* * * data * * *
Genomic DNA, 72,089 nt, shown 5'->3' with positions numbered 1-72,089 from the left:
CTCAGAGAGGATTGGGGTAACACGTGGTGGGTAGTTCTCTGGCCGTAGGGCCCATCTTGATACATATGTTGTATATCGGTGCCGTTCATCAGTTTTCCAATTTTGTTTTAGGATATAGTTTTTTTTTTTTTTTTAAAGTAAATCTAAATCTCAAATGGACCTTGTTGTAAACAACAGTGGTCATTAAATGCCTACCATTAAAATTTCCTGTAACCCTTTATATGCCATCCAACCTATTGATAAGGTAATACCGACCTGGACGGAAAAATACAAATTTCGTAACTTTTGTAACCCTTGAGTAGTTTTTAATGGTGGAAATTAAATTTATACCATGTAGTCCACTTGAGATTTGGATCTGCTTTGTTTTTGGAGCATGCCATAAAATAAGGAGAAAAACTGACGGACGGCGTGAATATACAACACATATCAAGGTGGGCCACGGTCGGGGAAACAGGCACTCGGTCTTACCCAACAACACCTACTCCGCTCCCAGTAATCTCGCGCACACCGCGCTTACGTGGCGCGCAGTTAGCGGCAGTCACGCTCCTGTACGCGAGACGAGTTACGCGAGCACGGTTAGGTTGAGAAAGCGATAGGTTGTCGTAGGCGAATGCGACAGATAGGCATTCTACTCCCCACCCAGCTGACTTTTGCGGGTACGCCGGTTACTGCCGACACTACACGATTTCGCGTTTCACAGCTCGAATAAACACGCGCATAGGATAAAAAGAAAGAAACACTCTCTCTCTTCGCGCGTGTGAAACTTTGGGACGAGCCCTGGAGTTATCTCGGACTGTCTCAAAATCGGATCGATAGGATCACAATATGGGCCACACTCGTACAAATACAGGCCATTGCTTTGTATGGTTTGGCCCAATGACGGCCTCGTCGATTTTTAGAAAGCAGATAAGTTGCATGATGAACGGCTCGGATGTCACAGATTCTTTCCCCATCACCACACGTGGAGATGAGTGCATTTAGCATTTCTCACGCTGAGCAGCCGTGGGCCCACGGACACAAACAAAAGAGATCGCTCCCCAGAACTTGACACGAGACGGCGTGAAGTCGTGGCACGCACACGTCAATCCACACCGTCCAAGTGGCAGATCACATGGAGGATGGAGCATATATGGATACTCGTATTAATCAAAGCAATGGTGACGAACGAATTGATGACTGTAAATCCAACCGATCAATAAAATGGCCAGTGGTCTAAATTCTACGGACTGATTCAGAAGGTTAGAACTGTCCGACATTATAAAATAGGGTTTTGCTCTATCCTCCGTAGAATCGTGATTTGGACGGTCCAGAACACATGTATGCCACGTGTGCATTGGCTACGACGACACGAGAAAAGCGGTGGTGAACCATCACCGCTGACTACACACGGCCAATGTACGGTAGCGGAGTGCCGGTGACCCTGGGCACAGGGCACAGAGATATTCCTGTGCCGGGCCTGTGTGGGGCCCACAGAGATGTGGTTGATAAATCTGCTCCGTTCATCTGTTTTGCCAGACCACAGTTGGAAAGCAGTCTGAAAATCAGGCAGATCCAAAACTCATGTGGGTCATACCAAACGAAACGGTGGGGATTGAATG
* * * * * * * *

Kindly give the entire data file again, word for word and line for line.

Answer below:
Genomic DNA, 72,089 nt, shown 5'->3' with positions numbered 1-72,089 from the left:
CTCAGAGAGGATTGGGGTAACACGTGGTGGGTAGTTCTCTGGCCGTAGGGCCCATCTTGATACATATGTTGTATATCGGTGCCGTTCATCAGTTTTCCAATTTTGTTTTAGGATATAGTTTTTTTTTTTTTTTTAAAGTAAATCTAAATCTCAAATGGACCTTGTTGTAAACAACAGTGGTCATTAAATGCCTACCATTAAAATTTCCTGTAACCCTTTATATGCCATCCAACCTATTGATAAGGTAATACCGACCTGGACGGAAAAATACAAATTTCGTAACTTTTGTAACCCTTGAGTAGTTTTTAATGGTGGAAATTAAATTTATACCATGTAGTCCACTTGAGATTTGGATCTGCTTTGTTTTTGGAGCATGCCATAAAATAAGGAGAAAAACTGACGGACGGCGTGAATATACAACACATATCAAGGTGGGCCACGGTCGGGGAAACAGGCACTCGGTCTTACCCAACAACACCTACTCCGCTCCCAGTAATCTCGCGCACACCGCGCTTACGTGGCGCGCAGTTAGCGGCAGTCACGCTCCTGTACGCGAGACGAGTTACGCGAGCACGGTTAGGTTGAGAAAGCGATAGGTTGTCGTAGGCGAATGCGACAGATAGGCATTCTACTCCCCACCCAGCTGACTTTTGCGGGTACGCCGGTTACTGCCGACACTACACGATTTCGCGTTTCACAGCTCGAATAAACACGCGCATAGGATAAAAAGAAAGAAACACTCTCTCTCTTCGCGCGTGTGAAACTTTGGGACGAGCCCTGGAGTTATCTCGGACTGTCTCAAAATCGGATCGATAGGATCACAATATGGGCCACACTCGTACAAATACAGGCCATTGCTTTGTATGGTTTGGCCCAATGACGGCCTCGTCGATTTTTAGAAAGCAGATAAGTTGCATGATGAACGGCTCGGATGTCACAGATTCTTTCCCCATCACCACACGTGGAGATGAGTGCATTTAGCATTTCTCACGCTGAGCAGCCGTGGGCCCACGGACACAAACAAAAGAGATCGCTCCCCAGAACTTGACACGAGACGGCGTGAAGTCGTGGCACGCACACGTCAATCCACACCGTCCAAGTGGCAGATCACATGGAGGATGGAGCATATATGGATACTCGTATTAATCAAAGCAATGGTGACGAACGAATTGATGACTGTAAATCCAACCGATCAATAAAATGGCCAGTGGTCTAAATTCTACGGACTGATTCAGAAGGTTAGAACTGTCCGACATTATAAAATAGGGTTTTGCTCTATCCTCCGTAGAATCGTGATTTGGACGGTCCAGAACACATGTATGCCACGTGTGCATTGGCTACGACGACACGAGAAAAGCGGTGGTGAACCATCACCGCTGACTACACACGGCCAATGTACGGTAGCGGAGTGCCGGTGACCCTGGGCACAGGGCACAGAGATATTCCTGTGCCGGGCCTGTGTGGGGCCCACAGAGATGTGGTTGATAAATCTGCTCCGTTCATCTGTTTTGCCAGACCACAGTTGGAAAGCAGTCTGAAAATCAGGCAGATCCAAAACTCATGTGGGTCATACCAAACGAAACGGTGGGGATTGAATG